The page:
“You had to have it signed off by him before it went to a client,” Feldman recalls. “It was a great training experience and a great statement about the firm's commitment to quality.”
Burson's famed training retreats to Sterling Forest, NY, were helmed by Elias “Buck” Buchwald, Harold Burson's longtime number-two executive.
Bob Chandler, founder of Chandler Chicco Companies, worked at Burson from 1981 to 1995, closing his time there as president of the biotech group and healthcare practice EVP. He remembers a special culture and drive from his Burson tenure.
“We felt we were the smartest people on the planet,” he says. “We were a tight group; learning tremendously from each other. We also worked on accounts that were industry leading. Doing that kind of groundbreaking work naturally led to a new set of industry leaders.”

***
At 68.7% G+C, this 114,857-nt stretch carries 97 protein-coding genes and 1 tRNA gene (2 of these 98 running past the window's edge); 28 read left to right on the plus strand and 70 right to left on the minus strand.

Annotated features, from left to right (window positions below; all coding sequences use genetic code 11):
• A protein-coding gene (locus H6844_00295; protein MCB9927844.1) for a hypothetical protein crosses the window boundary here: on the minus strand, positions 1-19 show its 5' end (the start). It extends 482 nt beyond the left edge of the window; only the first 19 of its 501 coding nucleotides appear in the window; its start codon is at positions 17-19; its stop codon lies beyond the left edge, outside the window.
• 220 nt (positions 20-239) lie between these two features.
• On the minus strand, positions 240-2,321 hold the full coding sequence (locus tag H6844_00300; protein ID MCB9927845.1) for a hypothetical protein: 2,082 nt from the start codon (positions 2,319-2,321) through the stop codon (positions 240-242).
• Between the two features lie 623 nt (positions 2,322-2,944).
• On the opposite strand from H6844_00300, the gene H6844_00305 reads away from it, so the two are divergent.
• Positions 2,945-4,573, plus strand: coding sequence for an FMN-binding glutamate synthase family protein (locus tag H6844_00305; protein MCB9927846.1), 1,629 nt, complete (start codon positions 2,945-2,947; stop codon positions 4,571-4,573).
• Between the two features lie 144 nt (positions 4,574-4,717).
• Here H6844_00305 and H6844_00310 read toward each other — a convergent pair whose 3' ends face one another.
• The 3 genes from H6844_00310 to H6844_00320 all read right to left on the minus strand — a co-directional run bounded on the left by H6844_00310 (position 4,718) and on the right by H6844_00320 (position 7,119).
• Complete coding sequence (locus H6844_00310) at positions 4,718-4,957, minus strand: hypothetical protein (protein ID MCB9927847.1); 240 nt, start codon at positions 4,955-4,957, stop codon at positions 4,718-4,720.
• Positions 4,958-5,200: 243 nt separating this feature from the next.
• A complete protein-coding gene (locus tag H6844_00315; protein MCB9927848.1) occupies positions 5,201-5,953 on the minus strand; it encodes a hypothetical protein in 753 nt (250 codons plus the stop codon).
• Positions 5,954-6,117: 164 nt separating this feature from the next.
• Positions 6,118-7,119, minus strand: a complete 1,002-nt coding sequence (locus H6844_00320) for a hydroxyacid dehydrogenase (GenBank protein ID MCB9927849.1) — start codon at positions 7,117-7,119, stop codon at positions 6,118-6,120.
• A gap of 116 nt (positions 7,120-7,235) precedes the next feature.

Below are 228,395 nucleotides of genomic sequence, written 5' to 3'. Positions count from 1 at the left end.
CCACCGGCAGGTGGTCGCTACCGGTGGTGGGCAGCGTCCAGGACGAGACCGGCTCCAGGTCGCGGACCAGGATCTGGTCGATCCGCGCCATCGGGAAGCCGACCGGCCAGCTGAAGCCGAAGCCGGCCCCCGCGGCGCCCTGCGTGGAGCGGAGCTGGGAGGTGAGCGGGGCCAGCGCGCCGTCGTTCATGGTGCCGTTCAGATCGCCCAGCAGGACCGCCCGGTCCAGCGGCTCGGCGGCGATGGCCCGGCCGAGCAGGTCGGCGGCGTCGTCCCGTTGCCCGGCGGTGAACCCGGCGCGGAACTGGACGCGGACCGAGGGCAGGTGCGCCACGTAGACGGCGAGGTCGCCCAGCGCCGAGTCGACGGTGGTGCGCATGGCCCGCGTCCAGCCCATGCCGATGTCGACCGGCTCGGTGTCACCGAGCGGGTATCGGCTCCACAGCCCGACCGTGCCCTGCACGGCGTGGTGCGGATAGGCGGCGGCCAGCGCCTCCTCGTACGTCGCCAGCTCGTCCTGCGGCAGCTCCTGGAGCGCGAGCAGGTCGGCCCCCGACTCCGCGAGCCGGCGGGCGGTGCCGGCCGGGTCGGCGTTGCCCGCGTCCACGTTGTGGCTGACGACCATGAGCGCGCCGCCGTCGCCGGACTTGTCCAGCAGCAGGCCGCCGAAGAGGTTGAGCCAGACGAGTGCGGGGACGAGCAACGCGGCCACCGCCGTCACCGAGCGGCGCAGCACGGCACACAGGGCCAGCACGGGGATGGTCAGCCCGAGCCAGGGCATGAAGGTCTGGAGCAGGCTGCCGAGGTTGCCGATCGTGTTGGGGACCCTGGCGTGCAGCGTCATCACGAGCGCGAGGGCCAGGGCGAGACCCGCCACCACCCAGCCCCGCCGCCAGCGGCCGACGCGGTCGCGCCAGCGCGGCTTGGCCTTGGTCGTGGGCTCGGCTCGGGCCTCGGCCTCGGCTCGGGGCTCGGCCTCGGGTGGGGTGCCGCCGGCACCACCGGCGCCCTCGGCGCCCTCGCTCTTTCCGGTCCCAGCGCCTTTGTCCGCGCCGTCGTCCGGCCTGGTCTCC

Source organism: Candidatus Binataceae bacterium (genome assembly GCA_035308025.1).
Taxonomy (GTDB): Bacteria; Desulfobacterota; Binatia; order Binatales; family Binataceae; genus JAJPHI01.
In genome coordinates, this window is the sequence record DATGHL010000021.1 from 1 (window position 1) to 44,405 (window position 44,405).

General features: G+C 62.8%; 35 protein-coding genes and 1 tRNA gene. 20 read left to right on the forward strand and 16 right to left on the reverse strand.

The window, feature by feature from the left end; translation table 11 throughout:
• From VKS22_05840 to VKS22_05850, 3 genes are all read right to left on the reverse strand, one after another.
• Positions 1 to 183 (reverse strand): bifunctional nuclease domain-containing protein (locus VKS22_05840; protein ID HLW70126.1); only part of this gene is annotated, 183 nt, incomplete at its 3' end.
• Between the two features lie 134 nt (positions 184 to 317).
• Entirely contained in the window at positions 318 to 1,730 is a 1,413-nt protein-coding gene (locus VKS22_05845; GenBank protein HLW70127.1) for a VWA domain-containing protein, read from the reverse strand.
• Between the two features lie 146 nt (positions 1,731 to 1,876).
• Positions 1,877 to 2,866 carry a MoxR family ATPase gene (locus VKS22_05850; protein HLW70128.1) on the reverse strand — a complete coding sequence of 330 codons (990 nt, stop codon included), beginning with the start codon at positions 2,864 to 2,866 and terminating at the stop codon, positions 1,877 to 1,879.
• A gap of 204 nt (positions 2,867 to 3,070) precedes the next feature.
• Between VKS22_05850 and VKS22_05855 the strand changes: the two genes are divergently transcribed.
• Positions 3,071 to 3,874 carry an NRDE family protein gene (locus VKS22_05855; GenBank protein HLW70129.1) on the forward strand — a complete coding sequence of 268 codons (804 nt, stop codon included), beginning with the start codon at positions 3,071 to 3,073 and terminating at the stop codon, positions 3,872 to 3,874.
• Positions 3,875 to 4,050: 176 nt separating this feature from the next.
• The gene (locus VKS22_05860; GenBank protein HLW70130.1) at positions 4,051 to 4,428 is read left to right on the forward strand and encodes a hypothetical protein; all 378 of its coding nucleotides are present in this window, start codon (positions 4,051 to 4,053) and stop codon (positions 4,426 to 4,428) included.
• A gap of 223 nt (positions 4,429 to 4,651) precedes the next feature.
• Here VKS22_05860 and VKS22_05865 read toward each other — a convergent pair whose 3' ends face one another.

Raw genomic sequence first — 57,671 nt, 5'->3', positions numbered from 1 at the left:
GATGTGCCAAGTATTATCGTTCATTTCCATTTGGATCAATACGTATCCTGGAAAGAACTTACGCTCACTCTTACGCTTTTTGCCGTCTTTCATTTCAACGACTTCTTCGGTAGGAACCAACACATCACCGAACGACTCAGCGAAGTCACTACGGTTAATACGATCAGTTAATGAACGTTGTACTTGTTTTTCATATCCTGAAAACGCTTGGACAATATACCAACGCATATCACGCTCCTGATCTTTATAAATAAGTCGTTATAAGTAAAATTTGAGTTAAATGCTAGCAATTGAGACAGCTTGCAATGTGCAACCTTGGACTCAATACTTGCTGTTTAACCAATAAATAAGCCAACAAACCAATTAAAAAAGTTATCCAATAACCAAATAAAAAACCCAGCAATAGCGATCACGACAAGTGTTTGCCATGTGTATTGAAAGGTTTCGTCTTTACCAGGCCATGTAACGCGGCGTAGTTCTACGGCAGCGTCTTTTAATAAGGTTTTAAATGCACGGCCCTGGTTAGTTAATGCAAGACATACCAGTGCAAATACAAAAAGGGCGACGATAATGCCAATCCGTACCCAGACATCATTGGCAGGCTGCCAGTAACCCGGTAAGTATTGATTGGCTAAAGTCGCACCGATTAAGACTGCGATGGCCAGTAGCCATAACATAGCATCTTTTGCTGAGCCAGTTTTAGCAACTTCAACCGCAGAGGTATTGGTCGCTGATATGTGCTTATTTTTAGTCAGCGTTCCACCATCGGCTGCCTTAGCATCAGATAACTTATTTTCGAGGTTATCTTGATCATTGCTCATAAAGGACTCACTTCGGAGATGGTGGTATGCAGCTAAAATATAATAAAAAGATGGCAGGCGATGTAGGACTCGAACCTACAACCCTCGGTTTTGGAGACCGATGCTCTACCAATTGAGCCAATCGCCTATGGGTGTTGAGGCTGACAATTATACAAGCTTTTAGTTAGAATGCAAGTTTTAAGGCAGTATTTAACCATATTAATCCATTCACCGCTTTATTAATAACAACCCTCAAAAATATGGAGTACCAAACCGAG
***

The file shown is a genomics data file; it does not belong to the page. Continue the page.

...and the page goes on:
A clear theme emerges in interview after interview of former Burson staffers – the respect and admiration felt for the man whose name is still on the door and who still keeps regular office hours every week.
“Harold's style has an impact far beyond Harold,” says Feldman. “He is disarming to his own employees and clients by virtue of his being thoughtful, reflective, intellectual, practical, and low key. Many people modeled themselves on those characteristics.”
Christine Barney, CEO of rbb Public Relations, got her first PR job at Burson-Marsteller in 1986. Her most senior level there was account executive, but even at that more junior level, Harold “made you feel you were just as important as everyone else. He was so approachable, with a fond hello and a smile.”